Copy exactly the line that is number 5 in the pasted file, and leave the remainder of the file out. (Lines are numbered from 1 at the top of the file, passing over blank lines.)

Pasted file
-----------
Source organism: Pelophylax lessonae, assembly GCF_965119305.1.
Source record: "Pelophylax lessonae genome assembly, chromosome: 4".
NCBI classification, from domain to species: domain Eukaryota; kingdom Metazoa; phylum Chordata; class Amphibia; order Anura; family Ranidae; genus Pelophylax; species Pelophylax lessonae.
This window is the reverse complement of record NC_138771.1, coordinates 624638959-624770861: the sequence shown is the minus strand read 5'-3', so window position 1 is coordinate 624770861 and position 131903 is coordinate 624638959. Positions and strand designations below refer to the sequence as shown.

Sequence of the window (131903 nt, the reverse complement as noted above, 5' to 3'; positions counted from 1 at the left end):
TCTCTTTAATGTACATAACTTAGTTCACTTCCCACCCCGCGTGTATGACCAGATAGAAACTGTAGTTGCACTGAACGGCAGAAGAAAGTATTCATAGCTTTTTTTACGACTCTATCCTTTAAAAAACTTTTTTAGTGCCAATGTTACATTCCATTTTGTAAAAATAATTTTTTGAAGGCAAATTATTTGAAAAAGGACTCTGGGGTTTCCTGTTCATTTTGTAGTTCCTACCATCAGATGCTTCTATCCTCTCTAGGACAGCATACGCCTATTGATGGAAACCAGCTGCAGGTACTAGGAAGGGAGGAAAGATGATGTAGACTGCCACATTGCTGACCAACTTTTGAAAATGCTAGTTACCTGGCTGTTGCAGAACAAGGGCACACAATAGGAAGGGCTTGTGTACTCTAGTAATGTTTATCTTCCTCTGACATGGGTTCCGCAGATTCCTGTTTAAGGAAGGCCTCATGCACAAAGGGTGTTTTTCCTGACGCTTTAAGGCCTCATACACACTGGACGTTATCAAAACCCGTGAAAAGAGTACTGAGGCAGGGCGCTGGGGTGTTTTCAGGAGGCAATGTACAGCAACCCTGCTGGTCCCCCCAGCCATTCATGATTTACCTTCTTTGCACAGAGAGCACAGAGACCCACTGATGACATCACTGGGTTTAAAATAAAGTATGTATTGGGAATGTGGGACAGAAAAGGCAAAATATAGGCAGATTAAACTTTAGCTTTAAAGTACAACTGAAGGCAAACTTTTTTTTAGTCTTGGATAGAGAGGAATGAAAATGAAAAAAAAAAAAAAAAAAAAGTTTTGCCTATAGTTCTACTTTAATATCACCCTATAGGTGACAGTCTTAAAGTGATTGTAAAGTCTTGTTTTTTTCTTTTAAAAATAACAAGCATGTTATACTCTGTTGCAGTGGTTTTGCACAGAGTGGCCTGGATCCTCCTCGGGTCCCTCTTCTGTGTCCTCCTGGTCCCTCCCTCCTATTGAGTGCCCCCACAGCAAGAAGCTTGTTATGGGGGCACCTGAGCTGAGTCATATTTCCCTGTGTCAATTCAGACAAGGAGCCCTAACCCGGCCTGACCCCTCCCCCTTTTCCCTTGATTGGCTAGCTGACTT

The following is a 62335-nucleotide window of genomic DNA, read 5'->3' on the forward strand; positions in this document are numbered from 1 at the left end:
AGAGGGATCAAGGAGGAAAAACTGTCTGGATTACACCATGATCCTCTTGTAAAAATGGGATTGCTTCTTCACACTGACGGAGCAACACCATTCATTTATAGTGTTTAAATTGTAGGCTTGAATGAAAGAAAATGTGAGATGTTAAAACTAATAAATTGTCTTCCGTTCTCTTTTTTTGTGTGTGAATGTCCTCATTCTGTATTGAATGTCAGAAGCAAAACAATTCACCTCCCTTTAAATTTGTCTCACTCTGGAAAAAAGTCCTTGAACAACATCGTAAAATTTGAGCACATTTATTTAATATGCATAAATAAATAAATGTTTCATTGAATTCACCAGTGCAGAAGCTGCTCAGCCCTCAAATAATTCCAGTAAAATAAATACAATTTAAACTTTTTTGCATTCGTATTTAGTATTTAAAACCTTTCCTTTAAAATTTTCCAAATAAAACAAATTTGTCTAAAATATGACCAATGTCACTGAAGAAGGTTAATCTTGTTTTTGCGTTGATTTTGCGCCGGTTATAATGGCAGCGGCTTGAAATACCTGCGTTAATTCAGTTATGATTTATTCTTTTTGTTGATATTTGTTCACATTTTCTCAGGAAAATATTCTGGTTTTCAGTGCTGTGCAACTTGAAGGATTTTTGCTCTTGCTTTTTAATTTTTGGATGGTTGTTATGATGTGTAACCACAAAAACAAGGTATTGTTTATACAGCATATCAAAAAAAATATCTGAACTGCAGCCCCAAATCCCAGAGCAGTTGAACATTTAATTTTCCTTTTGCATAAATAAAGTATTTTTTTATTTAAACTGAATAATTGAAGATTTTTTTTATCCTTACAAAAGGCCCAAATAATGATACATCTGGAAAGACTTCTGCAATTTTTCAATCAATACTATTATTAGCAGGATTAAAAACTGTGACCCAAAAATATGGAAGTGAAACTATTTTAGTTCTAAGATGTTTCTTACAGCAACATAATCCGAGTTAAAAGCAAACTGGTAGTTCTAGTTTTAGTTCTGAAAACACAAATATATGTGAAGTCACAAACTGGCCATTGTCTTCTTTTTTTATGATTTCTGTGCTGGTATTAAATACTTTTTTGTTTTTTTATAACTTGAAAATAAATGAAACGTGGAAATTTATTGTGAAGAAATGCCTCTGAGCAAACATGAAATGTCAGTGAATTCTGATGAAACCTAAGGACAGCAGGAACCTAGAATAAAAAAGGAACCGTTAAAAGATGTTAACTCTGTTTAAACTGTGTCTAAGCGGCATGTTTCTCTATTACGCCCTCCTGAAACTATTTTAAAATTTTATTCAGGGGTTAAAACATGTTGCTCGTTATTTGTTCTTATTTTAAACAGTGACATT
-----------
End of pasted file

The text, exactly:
Sequence of the window (131903 nt, the reverse complement as noted above, 5' to 3'; positions counted from 1 at the left end):